Researchers have created a novel material out of silk protein that can be preprogrammed with biological, chemical, or optical functions, such as mechanical components that change colour with strain, deliver drugs, or respond to light.
Using a water-based fabrication method based on protein self-assembly, the researchers generated three-dimensional bulk materials out of silk fibroin, the protein that gives silk its durability.
Then they manipulated the bulk materials with water-soluble molecules to create multiple solid forms, from the nano- to the micro-scale, that have embedded, pre-designed functions, according to the study published in the journal Proceedings of the National Academy of Sciences (PNAS).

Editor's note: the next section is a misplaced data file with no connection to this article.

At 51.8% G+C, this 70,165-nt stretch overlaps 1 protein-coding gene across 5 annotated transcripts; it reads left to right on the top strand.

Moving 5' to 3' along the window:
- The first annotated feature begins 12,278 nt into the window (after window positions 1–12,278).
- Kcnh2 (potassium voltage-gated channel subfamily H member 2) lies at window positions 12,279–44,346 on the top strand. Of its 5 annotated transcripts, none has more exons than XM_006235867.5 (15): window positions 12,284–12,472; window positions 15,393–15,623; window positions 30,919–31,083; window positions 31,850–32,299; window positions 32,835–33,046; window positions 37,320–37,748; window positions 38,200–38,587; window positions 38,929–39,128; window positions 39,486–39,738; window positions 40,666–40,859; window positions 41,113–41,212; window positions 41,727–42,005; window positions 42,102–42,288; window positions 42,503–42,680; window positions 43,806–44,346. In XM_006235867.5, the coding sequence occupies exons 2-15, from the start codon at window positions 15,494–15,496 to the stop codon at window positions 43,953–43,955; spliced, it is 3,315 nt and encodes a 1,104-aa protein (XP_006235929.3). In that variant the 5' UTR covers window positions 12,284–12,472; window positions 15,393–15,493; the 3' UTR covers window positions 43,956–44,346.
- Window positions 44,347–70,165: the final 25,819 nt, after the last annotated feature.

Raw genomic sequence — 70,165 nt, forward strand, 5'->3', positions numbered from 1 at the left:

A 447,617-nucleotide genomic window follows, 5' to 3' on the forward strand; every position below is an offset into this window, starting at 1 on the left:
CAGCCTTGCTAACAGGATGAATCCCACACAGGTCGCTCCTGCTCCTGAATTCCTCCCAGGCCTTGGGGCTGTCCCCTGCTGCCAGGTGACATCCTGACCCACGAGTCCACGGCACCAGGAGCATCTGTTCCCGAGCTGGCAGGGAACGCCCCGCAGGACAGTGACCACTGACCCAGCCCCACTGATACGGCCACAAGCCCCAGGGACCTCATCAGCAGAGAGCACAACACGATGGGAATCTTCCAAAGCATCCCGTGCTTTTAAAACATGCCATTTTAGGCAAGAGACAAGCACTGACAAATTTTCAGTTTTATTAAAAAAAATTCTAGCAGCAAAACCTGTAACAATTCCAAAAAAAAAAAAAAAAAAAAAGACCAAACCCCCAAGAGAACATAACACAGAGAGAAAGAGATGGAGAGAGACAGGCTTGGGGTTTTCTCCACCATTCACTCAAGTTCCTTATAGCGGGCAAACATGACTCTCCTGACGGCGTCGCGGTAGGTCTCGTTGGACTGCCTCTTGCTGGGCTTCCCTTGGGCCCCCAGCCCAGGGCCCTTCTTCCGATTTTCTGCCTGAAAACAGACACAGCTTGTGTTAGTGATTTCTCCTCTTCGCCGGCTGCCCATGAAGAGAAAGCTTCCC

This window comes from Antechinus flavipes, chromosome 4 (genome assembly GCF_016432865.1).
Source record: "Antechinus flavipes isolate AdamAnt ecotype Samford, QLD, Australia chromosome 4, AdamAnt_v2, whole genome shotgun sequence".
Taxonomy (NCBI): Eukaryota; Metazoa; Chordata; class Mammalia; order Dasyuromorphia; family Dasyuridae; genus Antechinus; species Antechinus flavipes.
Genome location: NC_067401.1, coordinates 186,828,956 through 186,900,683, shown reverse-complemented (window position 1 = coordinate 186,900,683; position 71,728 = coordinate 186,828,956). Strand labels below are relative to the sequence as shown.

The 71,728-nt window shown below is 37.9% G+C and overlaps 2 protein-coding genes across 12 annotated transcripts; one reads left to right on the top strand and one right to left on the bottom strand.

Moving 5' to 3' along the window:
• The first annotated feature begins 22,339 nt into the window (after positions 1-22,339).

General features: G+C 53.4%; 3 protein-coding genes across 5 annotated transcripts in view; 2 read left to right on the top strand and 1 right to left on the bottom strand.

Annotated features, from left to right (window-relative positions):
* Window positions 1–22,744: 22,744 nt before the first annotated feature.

For example, the researchers created a surgical pin that changes colour as it nears its mechanical limits and is about to fail, functional screws that can be heated on demand in response to infrared light, and a biocompatible component that enables the sustained release of bioactive agents, such as enzymes.
“The ability to embed functional elements in biopolymers, control their self-assembly, and modify their ultimate form creates significant opportunities for bio-inspired fabrication of high-performing multifunctional materials,” said senior study author Fiorenzo Omenetto, Professor at Tufts University in Massachusetts, US.
Silk’s unique crystalline structure makes it one of nature’s toughest materials. Fibroin, an insoluble protein found in silk, has a remarkable ability to protect other materials while being fully biocompatible and biodegradable, the researchers pointed out.